In this article I discuss the issues and challenges of compiling a corpus of historical plays by a range of playwrights that is highly suitable for use in comparative, corpus-based research into language style in Shakespeare’s plays. In discussing sources for digitised historical play-texts and criteria for making a selection for the present study, I argue that not just any set of Early Modern English plays constitutes a suitable basis upon which to make reliable claims about language style in Shakespeare’s plays relative to those of his peers. I point out factors outside of authorial choice which potentially have bearing on language style, such as sub-genre features and change over time. I also highlight some particular difficulties in compiling a corpus of historical texts, notably dating and spelling variation, and I explain how these were addressed. The corpus detailed in this article extends the prospects for investigating Shakespeare’s language style by providing a context into which it can be set and, as I indicate, is a valuable new publicly accessible resource for future research.
Corpus-based studies of learner language and (especially) English varieties have become more quantitative in nature and increasingly use regression-based methods and classifiers such as classification trees, random forests, etc. One recent development more widely used is the MuPDAR (Multifactorial Prediction and Deviation Analysis using Regressions) approach of Gries and Deshors (2014) and Gries and Adelman (2014). This approach attempts to improve on traditional regression- or tree-based approaches by, firstly, training a model on the reference speakers (often native speakers (NS) in learner corpus studies or British English speakers in variety studies), then, secondly, using this model to predict what such a reference speaker would produce in the situation the target speaker is in (often non-native speakers (NNS) or indigenized-variety speakers). Crucially, the third step then consists of determining whether the target speakers made a canonical choice or not and explore that variability with a second regression model or classifier.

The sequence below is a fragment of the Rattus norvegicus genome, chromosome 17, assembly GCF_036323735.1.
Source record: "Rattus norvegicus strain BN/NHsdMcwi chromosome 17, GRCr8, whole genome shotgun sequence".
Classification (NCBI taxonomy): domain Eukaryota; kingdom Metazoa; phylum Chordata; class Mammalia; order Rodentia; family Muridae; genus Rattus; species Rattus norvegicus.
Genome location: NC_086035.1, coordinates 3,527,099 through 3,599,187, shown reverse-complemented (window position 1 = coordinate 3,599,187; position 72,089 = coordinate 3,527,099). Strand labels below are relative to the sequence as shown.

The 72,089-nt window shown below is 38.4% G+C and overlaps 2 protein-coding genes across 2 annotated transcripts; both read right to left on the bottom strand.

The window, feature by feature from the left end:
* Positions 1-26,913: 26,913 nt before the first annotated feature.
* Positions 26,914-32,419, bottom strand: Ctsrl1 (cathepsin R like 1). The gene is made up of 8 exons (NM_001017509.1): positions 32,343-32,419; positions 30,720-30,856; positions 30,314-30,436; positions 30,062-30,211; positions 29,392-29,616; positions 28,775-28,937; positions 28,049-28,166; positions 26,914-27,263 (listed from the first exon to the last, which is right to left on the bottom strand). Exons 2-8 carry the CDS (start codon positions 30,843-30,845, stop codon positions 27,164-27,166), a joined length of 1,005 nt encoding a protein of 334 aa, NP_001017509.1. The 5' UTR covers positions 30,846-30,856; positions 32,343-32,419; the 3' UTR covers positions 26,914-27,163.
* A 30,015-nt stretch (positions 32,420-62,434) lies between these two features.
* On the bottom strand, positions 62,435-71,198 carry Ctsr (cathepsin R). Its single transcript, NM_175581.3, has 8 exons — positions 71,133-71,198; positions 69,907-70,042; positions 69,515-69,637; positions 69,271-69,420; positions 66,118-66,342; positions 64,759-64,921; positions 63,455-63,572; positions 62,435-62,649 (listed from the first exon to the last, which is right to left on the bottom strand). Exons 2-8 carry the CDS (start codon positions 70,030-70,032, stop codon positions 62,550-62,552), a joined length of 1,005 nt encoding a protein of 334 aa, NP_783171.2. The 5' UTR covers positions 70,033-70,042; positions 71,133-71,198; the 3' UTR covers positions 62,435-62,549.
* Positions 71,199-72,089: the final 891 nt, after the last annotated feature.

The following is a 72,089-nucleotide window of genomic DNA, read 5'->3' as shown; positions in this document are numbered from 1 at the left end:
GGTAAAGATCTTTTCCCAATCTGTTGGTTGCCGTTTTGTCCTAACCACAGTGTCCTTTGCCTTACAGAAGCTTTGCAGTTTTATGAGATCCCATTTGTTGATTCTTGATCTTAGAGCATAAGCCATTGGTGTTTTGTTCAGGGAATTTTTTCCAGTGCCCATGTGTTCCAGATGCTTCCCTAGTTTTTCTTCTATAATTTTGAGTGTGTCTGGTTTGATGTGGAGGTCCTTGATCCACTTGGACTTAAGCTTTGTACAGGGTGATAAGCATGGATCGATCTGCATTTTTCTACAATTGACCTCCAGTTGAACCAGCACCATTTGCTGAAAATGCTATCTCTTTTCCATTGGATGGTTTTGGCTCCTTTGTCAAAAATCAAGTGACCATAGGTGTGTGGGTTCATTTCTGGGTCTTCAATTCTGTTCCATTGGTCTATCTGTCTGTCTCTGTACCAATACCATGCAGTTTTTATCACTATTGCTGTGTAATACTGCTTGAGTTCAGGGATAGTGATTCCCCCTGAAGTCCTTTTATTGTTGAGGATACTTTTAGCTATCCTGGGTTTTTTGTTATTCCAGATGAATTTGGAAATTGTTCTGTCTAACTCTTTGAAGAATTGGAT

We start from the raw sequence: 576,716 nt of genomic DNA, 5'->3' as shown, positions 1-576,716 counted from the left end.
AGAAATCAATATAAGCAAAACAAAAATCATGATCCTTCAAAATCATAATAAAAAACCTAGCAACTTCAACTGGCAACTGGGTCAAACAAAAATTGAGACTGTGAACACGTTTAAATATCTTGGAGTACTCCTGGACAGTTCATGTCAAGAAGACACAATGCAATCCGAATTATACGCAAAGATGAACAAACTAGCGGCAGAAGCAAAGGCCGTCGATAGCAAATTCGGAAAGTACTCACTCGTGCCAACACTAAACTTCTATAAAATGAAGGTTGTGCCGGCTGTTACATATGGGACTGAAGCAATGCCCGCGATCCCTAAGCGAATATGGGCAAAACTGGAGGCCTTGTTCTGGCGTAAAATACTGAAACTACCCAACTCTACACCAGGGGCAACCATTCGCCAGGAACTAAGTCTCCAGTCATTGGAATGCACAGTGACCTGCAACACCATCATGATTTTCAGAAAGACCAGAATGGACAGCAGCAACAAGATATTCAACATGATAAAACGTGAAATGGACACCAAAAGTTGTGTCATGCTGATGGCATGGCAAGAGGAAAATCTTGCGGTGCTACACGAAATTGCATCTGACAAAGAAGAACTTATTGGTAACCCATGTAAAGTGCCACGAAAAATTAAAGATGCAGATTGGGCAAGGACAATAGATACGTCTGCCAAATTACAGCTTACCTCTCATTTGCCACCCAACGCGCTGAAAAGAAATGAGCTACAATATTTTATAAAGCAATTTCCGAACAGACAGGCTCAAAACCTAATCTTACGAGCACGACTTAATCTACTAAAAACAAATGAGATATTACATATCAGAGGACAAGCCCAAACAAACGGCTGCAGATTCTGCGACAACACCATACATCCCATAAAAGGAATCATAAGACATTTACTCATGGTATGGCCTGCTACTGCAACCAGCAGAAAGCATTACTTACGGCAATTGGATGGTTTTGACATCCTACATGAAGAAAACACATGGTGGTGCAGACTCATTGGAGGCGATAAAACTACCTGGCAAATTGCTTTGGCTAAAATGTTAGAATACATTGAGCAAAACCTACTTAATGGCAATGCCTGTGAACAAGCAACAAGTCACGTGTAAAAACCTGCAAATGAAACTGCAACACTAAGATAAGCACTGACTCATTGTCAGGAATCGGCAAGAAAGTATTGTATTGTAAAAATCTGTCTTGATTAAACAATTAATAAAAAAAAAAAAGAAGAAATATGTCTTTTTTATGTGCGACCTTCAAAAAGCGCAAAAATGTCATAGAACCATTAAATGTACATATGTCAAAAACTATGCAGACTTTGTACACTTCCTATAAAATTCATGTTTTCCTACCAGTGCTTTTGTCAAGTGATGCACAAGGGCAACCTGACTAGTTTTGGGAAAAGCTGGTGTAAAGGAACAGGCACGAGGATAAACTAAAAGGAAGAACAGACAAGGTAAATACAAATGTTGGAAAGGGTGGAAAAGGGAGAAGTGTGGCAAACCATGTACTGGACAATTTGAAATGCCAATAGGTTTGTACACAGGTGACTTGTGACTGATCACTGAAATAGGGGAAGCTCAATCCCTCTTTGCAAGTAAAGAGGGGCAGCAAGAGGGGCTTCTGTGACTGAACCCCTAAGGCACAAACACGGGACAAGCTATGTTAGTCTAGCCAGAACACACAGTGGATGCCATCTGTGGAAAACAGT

Both regression-based modeling in general and MuPDAR in particular have led to many interesting results, but we want to propose two changes in perspective on the results they produce. First, we want to focus attention on the middle ground of the prediction space, i.e. the predictions of a regression/classifier that, essentially, are made non-confidently and translate into a statement such as ‘in this context, both/all alternants would be fine’. Second, we want to make a plug for a greater attention to misclassifications/-predictions and propose a method to identify those as well as discuss what we can learn from studying them. We exemplify our two suggestions based on a brief case study, namely the dative alternation in native and learner corpus data.